Saturday, January 31, 2009

The Research Giveth and It Taketh Away

We’ve been doing some preliminary research here, sending teams of guys to various locations to take interviews and videotape and look for evidence of chimpanzees in the forests surrounding some nearby mines.

All of this is in preparation for our eventual trip to the forest and the mines, to take fecal samples from chimpanzees and miners both.

Cleve also had a final research trip he asked us to arrange, so during January we were really alone in the house as two guys were in Monga, 350km north of here near the Central African Republic border, and another two guys were at Likati -- a mine 75km from here to the North and East.

The two guys in Monga need a lot of hand-holding and detailed explanation, so I guess we weren’t too surprised when they took the money we gave them for five days in the forest and managed to spend it all on “3 days in the forest,” which I put in quotation marks because they only have data from two days because on the third day, they claim they “saw nothing.”

But, they did have wild chimp contact and documented a 38th orphan to be seen in the area.

Our two most reliable guys came back two days later, full of stories of evidence of elephants (!!) in the forests near Likati, which is SUCH a boon since, as I’ve mentioned before, elephants are a real unknown factor out here and everyone wants to know where they are, and no one can really answer with surety.

They had seen a LOT on their trip, lots of wonderful evidence, and I was so excited for their return in general that this turn of events did surprise me.

It was, for both of them, the first time using the video camera without someone else supervising. I turned on the video camera to examine the footage they’d gotten, only to see a blank screen. There was not even a timecode in the upper lefthand corner.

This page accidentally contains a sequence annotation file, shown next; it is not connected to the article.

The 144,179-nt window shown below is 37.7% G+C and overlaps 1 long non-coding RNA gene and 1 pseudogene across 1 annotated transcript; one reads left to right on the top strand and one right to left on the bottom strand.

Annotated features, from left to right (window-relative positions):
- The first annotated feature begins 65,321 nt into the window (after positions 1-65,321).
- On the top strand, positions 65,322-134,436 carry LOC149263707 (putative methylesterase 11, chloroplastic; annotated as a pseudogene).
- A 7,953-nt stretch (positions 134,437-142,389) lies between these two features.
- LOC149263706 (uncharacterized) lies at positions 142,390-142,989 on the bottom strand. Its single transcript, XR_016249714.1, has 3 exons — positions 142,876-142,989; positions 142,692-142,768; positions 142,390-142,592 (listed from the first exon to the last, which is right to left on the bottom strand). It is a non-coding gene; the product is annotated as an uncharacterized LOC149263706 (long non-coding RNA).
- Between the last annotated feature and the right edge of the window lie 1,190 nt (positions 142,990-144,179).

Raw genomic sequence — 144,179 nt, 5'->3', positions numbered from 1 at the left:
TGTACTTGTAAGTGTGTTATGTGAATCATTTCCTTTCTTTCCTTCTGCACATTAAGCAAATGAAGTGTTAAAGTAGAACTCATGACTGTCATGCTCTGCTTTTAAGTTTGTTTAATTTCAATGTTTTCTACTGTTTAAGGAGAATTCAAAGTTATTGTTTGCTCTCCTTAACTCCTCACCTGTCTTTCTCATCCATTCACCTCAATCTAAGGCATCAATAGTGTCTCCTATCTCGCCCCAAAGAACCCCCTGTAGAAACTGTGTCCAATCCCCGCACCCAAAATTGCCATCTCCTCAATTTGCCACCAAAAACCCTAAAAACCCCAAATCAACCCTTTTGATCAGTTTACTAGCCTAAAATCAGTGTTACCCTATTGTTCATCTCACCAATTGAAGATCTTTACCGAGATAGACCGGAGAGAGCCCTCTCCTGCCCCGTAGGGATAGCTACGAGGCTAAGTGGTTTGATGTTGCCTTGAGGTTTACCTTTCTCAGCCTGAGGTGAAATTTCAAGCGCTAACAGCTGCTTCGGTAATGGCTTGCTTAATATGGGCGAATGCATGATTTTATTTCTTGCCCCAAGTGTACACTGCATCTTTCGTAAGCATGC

I panicked that the camera was broken. But I tried an old cassette Cleve had left, and it worked fine.

One of their tapes was previously recorded upon, so I checked to see if the old footage was still there, and it was.

So, I summoned into the house Responsible Researcher, and asked him to show me how he had used the camera.

He turned it on... and then held it out and put the eyepiece to his eye.

“When do you press record?” I asked (pretty sure of what had happened already now).

He looked at me blankly.

For 10 days in the forest, he had been holding the camera out, on Standby mode, “documenting” all of these amazing things that they had seen.

“D’oh” does not even suffice for situations like this, really.

I didn’t yell at him, or even either of them because, well, shit happens and my yelling isn’t going to change the past.

We did decide most likely to use this mine for my research once my final IRB approval comes in because it seems like a great hotspot, though it is a bit farther away and the motorcycle gas will be expensive.

And then, we can get new footage of elephant samples and what-not.

They took GPS points of everything, and recorded all of the interview responses in a notebook, and took histories on all of the chimpanzee orphans they encountered, so really, the only thing lost is the visual evidence.

It’s not frustration, really.


It’s just Congo.

1 comment:

Johnny said...

Wow, what a story!